1 May 2014

Even higher performance femtosecond laser from TRUMPF

TRUMPF entered the femtosecond laser market comparatively recently yet it has now introduced a brand new model that is already challenging the market leaders. This technology is ideal for the cold processing of materials at very high average output power.

Naturally, the new TruMicro 5070 Femto Edition inherits the exceptional stability of both the laser pulses and power established by its forerunner to ensure continued high performance in this field. It offers pulse duration of 800 ± 200 femtoseconds and pulse energy as high as 200 microjoules with repetition rates at 400 and 600 kHz.

This new ultrashort pulse laser is optimally designed for industrial use, promising reliability and accuracy even in a three-shift operation. The process reliability is achieved by means of a patented double feedback loop which guarantees that exactly the specified power level is applied and the beam quality and pulse duration remain constant.

The short pulse duration is advantageous, especially when processing temperature-sensitive materials such as composites and polymers. The TruMicro 5070 Femto Edition and its predecessor are the ideal tools for the cold processing of these substrates as their shorter pulse duration means the material absorbs less thermal energy. In this way, the high mean power can be applied to the work piece.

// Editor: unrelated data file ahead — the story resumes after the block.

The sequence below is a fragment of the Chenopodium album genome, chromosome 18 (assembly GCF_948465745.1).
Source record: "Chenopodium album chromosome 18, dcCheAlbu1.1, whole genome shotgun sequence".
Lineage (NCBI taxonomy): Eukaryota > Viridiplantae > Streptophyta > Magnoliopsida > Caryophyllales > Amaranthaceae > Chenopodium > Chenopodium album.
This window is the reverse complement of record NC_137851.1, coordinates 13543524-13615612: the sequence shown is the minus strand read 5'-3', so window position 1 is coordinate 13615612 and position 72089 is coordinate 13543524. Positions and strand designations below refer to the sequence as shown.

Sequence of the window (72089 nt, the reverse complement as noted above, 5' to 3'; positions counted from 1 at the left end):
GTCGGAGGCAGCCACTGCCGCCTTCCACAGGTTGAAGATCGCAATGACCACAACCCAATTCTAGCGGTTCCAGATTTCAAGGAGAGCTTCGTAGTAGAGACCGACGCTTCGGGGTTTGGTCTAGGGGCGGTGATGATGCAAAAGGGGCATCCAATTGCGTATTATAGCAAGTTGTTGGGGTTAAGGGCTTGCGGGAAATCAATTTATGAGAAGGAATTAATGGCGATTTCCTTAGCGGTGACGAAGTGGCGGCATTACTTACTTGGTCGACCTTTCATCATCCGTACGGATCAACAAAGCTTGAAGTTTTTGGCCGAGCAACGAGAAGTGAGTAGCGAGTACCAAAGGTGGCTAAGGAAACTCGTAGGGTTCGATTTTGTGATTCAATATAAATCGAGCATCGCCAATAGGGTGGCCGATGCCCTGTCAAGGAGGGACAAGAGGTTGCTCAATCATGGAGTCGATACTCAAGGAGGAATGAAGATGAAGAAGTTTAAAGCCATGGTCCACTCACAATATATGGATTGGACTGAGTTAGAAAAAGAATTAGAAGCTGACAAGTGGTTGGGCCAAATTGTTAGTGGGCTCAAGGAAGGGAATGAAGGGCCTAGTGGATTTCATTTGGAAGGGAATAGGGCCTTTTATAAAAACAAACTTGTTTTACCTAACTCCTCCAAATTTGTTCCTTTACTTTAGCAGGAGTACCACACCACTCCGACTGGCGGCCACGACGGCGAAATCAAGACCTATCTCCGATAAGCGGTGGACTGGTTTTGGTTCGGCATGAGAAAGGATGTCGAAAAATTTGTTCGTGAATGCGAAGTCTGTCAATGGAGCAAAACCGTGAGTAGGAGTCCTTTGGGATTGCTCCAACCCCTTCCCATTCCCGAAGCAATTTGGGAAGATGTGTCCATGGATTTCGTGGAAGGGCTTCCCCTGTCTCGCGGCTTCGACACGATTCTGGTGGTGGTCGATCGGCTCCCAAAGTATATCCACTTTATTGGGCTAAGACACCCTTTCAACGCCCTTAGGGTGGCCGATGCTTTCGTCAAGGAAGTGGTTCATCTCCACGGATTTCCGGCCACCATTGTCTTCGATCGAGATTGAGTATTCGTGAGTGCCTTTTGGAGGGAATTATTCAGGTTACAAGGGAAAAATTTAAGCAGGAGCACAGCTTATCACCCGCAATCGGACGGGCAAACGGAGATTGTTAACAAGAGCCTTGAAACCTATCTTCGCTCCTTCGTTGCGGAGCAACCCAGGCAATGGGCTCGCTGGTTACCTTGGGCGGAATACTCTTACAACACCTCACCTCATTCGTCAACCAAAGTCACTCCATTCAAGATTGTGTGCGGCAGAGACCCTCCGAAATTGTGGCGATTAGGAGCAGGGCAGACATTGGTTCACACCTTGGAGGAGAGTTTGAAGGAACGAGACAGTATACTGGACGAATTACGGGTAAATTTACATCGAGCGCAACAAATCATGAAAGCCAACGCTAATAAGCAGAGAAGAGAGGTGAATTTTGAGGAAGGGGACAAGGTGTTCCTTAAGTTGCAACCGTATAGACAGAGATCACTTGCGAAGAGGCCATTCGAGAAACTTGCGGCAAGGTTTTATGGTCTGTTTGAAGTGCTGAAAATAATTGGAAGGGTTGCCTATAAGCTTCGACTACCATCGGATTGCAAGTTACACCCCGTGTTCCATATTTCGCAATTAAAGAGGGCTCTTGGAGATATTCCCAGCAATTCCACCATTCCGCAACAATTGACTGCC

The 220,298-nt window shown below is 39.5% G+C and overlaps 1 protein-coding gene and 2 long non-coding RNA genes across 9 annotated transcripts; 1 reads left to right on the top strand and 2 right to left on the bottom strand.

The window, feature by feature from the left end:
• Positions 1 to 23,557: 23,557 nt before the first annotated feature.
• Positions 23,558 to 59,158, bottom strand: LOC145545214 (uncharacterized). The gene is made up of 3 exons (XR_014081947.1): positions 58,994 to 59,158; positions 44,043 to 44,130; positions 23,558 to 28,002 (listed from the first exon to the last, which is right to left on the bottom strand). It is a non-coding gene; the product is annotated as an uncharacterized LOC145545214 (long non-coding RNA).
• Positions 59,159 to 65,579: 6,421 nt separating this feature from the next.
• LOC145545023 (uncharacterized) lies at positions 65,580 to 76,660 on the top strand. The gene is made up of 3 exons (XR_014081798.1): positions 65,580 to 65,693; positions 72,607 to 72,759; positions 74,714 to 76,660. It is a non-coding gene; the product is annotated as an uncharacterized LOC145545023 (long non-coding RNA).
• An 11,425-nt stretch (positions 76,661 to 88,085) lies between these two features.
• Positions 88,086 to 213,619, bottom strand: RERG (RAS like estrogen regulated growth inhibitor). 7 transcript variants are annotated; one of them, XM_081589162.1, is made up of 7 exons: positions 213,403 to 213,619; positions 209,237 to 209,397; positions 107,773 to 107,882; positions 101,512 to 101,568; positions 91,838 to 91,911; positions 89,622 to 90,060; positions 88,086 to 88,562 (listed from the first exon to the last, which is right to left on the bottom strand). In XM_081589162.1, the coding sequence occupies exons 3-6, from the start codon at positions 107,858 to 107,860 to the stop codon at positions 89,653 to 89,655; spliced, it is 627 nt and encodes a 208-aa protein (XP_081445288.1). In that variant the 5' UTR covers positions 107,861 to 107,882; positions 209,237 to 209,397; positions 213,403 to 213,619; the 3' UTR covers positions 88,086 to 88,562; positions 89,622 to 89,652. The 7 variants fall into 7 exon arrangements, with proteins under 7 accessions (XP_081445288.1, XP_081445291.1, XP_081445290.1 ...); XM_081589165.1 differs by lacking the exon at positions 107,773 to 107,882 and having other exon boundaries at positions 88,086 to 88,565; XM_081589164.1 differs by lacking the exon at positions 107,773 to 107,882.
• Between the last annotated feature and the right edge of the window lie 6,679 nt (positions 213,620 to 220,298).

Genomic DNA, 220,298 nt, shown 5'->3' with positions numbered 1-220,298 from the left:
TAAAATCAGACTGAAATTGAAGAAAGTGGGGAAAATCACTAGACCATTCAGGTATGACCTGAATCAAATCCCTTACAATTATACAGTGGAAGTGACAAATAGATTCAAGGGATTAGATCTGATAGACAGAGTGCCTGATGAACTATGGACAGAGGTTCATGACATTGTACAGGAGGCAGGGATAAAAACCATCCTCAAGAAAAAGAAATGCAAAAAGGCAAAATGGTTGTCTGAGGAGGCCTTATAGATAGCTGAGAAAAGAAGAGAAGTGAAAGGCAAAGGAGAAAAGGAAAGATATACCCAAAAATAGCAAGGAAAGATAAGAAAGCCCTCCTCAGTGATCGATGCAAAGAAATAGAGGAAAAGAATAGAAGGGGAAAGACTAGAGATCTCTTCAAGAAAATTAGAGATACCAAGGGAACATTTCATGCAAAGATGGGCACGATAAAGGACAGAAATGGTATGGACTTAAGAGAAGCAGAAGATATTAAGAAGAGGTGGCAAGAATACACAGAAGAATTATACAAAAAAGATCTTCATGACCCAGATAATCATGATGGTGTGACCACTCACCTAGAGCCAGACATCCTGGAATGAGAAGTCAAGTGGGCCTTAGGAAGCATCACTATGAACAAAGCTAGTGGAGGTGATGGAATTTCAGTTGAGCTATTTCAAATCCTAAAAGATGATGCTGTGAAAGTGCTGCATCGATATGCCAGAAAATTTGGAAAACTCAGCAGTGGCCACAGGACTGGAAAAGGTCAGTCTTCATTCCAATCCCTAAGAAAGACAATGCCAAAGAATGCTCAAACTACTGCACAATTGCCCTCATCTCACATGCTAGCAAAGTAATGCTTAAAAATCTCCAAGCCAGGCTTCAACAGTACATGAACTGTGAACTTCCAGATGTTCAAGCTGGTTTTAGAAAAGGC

These qualities predestine the TruMicro 5070 Femto Edition for demanding production in the microchip and electronic industries and also in medical technology. Early applications include drilling holes in circuit boards and processing polymers to be used as medical implants.
Initial trails with nitinol, a shape-memory alloy used, for example, in medical technology to manufacture stents have also resulted in superior cutting without any need for reworking. This is due, to a large extent, to the superior beam quality of the TruMicro 5000 Series of M2 <1.3.

The performance of the TruMicro 5070 Femto Edition makes it among the most productive infrared femtosecond lasers on the market with very high throughput rates for processing components. Indeed the combination of pulse energy, pulse shape and mean power allows the model to achieve significantly higher ablation rates for many materials.

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